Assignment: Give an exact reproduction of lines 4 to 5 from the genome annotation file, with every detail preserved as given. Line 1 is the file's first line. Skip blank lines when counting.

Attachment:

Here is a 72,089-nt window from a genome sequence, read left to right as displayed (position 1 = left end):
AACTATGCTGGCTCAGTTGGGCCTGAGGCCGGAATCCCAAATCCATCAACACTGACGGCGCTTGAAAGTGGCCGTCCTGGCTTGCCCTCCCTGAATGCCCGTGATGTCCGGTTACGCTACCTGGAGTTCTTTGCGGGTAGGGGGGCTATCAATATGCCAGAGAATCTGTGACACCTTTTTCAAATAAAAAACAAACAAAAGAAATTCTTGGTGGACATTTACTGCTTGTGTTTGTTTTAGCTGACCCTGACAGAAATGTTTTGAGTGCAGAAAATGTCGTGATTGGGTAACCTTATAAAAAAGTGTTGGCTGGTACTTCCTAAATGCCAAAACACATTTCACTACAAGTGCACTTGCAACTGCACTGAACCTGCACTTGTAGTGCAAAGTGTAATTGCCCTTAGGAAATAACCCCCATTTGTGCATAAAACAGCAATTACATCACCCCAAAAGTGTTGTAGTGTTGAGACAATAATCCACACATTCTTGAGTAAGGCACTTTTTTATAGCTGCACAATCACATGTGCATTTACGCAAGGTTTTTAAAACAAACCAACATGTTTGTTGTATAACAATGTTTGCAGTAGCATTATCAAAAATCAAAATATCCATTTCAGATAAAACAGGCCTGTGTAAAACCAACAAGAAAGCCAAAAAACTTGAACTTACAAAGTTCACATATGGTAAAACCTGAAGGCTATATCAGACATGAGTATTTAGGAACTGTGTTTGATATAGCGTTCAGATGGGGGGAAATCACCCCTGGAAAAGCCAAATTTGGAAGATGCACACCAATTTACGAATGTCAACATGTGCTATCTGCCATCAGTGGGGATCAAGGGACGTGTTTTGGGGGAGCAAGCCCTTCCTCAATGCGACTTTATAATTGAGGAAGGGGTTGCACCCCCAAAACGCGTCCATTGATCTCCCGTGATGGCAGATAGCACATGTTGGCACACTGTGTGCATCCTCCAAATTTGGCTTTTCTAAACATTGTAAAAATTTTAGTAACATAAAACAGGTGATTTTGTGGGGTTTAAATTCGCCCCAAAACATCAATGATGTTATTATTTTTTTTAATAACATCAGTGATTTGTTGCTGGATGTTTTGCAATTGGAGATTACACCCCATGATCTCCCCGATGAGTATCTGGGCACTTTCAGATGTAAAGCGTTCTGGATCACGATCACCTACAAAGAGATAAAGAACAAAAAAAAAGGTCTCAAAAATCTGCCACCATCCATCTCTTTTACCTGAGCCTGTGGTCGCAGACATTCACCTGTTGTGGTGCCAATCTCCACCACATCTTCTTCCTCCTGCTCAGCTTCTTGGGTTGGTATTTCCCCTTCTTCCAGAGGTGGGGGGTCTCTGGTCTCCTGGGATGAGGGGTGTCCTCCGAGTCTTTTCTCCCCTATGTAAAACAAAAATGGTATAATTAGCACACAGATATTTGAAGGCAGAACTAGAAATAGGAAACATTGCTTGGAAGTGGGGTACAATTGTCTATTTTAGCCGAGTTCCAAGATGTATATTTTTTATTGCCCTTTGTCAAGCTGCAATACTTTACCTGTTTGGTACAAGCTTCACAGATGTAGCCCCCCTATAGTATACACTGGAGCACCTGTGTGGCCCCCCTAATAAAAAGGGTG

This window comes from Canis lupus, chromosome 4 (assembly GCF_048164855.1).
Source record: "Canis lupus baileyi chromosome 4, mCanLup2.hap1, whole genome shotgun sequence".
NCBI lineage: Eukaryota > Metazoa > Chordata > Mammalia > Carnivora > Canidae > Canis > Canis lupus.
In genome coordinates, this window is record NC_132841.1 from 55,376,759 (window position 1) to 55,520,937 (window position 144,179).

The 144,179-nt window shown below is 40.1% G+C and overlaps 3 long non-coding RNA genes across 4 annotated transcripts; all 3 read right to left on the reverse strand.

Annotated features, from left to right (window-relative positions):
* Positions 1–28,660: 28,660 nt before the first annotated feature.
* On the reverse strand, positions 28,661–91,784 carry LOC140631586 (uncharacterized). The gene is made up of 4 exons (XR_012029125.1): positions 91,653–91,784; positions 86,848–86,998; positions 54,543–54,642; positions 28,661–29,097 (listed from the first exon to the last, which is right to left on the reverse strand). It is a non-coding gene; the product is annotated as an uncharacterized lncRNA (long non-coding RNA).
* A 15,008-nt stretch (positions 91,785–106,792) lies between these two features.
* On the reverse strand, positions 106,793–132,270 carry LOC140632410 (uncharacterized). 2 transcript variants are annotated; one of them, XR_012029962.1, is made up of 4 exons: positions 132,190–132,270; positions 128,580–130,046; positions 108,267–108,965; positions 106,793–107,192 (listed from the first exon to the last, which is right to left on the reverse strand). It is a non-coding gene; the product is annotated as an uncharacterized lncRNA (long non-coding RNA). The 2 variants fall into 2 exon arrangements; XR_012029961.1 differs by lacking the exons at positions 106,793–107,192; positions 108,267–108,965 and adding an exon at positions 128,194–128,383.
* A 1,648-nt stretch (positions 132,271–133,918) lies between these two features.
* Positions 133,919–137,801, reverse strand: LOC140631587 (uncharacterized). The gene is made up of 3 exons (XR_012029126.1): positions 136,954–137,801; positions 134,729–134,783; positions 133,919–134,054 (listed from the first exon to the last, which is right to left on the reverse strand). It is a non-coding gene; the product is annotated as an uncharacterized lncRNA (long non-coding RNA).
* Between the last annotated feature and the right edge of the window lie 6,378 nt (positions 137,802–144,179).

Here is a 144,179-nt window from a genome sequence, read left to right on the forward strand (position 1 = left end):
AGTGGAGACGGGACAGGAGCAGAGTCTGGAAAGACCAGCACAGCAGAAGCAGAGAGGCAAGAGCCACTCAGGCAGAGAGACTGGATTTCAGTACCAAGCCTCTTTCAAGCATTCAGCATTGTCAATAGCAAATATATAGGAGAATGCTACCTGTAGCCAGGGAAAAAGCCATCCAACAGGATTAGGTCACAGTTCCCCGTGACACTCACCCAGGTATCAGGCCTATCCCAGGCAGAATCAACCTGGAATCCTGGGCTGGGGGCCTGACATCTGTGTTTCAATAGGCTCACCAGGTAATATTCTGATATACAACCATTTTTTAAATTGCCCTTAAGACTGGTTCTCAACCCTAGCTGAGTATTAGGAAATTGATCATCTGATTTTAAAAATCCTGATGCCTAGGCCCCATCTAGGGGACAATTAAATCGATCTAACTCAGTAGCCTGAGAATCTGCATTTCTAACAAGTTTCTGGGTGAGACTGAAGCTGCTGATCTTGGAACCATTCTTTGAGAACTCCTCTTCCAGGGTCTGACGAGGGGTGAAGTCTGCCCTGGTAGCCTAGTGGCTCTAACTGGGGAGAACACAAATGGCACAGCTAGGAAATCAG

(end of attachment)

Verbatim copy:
Source record: "Canis lupus baileyi chromosome 4, mCanLup2.hap1, whole genome shotgun sequence".
NCBI lineage: Eukaryota > Metazoa > Chordata > Mammalia > Carnivora > Canidae > Canis > Canis lupus.